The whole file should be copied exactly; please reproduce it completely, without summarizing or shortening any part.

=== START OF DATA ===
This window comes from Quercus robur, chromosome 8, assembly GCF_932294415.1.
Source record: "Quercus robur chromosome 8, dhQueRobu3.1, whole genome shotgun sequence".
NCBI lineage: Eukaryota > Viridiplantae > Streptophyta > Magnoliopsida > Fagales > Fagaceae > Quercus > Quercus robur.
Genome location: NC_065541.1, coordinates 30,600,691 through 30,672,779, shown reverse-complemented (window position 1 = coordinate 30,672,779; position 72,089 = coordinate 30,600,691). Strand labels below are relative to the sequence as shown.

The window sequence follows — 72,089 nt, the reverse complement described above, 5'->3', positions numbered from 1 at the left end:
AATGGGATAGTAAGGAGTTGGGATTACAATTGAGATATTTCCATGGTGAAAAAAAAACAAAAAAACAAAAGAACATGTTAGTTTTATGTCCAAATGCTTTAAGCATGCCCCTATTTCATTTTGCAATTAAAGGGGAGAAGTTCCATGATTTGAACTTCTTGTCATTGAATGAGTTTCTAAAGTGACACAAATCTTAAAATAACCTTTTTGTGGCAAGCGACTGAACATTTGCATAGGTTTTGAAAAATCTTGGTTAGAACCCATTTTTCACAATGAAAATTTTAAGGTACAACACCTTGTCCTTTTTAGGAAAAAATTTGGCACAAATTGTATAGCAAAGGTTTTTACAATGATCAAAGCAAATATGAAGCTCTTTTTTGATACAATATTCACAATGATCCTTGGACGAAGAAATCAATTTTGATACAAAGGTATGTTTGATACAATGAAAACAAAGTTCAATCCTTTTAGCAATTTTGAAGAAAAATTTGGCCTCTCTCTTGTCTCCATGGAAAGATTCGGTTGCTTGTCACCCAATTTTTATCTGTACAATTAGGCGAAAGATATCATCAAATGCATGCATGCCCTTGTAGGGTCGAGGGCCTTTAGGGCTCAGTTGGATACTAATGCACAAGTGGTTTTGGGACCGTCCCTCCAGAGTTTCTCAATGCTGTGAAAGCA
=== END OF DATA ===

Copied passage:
This window comes from Quercus robur, chromosome 8, assembly GCF_932294415.1.
Source record: "Quercus robur chromosome 8, dhQueRobu3.1, whole genome shotgun sequence".
NCBI lineage: Eukaryota > Viridiplantae > Streptophyta > Magnoliopsida > Fagales > Fagaceae > Quercus > Quercus robur.
Genome location: NC_065541.1, coordinates 30,600,691 through 30,672,779, shown reverse-complemented (window position 1 = coordinate 30,672,779; position 72,089 = coordinate 30,600,691). Strand labels below are relative to the sequence as shown.

The window sequence follows — 72,089 nt, the reverse complement described above, 5'->3', positions numbered from 1 at the left end:
AATGGGATAGTAAGGAGTTGGGATTACAATTGAGATATTTCCATGGTGAAAAAAAAACAAAAAAACAAAAGAACATGTTAGTTTTATGTCCAAATGCTTTAAGCATGCCCCTATTTCATTTTGCAATTAAAGGGGAGAAGTTCCATGATTTGAACTTCTTGTCATTGAATGAGTTTCTAAAGTGACACAAATCTTAAAATAACCTTTTTGTGGCAAGCGACTGAACATTTGCATAGGTTTTGAAAAATCTTGGTTAGAACCCATTTTTCACAATGAAAATTTTAAGGTACAACACCTTGTCCTTTTTAGGAAAAAATTTGGCACAAATTGTATAGCAAAGGTTTTTACAATGATCAAAGCAAATATGAAGCTCTTTTTTGATACAATATTCACAATGATCCTTGGACGAAGAAATCAATTTTGATACAAAGGTATGTTTGATACAATGAAAACAAAGTTCAATCCTTTTAGCAATTTTGAAGAAAAATTTGGCCTCTCTCTTGTCTCCATGGAAAGATTCGGTTGCTTGTCACCCAATTTTTATCTGTACAATTAGGCGAAAGATATCATCAAATGCATGCATGCCCTTGTAGGGTCGAGGGCCTTTAGGGCTCAGTTGGATACTAATGCACAAGTGGTTTTGGGACCGTCCCTCCAGAGTTTCTCAATGCTGTGAAAGCA